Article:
You’re Probably Using One Of The Worst Passwords in 2020

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Password security has always been a dismal affair, no matter how you see it. As the year 2020 is nearing its end, we wanted to show you whether password security has improved in recent years. Going back half a decade, the most imprudent passwords commonly included ‘123456’, or just ‘password’.

Fast-forwarding 5 years, such examples are still very much prevalent.

According to NordPass, the most common passwords are easy to guess. It probably takes less than a second or two for hackers to break into online accounts using widely-used credentials. This statistic was determined after analyzing 275,699,516 passwords, which were leaked during data breaches in 2020.

Only 44% of Passwords Were Unique

NordPass published its annual report on password security on 18 November 2020. The report found that the most popular options for passwords were ‘123456’, ‘123456789’, ‘picture1’, ‘password’ and ‘12345678’. Except for ‘picture1’, which would reportedly take more than 3 hours to decrypt using a brute-force attack, each password mentioned here would typically take seconds using dictionary scripts or just basic human guesswork.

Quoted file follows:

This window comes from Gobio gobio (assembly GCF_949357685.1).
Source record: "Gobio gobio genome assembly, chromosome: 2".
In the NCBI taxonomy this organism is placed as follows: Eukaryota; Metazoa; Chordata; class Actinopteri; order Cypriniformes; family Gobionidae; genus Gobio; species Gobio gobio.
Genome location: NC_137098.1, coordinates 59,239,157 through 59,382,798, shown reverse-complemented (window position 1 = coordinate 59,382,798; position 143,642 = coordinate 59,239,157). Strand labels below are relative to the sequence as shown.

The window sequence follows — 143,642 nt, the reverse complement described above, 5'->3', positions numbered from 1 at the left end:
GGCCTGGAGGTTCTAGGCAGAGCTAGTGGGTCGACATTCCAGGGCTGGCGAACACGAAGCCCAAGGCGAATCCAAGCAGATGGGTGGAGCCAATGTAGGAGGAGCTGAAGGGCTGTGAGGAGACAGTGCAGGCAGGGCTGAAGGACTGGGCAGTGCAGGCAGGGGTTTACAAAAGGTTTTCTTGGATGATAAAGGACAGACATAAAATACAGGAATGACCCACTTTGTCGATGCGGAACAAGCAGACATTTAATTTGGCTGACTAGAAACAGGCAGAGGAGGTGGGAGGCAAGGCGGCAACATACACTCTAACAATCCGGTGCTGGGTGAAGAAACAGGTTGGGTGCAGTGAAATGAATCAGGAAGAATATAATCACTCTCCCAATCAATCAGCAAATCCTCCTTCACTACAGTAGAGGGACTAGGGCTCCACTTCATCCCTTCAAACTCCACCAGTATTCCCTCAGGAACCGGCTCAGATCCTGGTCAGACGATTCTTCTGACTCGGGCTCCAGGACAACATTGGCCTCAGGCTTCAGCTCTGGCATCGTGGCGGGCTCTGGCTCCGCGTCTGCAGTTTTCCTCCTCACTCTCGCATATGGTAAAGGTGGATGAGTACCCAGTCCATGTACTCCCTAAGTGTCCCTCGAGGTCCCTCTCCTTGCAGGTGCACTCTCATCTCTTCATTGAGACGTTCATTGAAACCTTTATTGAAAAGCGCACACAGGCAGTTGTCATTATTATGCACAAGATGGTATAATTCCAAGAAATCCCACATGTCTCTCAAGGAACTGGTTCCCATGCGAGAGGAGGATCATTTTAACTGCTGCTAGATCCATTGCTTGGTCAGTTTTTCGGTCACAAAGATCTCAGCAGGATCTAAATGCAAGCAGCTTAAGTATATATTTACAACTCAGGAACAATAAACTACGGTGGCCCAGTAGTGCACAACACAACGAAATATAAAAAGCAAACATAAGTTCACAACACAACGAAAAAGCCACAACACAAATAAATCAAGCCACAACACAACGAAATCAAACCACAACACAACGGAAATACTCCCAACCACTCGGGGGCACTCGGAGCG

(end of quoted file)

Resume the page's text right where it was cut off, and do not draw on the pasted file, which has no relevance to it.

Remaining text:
After going through a list of more than 200 people for a survey on password security and related affairs, NordPass arrived at a daunting conclusion. People still seem reluctant to use strong, difficult-to-crack passwords. Instead, they’re more comfortable with options like ‘football’, ‘iloveyou’, ‘letmein’ and ‘Pokémon’.

Here’s a list of the top 10 most common passwords of 2020, based on NordPass’ dataset:

What You Should Do

When deciding on a password, avoid patterns or permutations like letters or numbers next to each other on your computer’s keyboard. We recommend adding special characters or uppercase letters, which can help make passwords difficult to crack.

Do not use personal information like birthdays or names in your passwords as such information can be easily obtained.

Take responsibility for your accounts. Although vendors need reminding that allowing simple combinations and permutations do nothing to protect privacy and security, users should act more responsibly.

If it is difficult for you to remember complex passwords for different accounts, consider using a password manager.

Source: Propakistani

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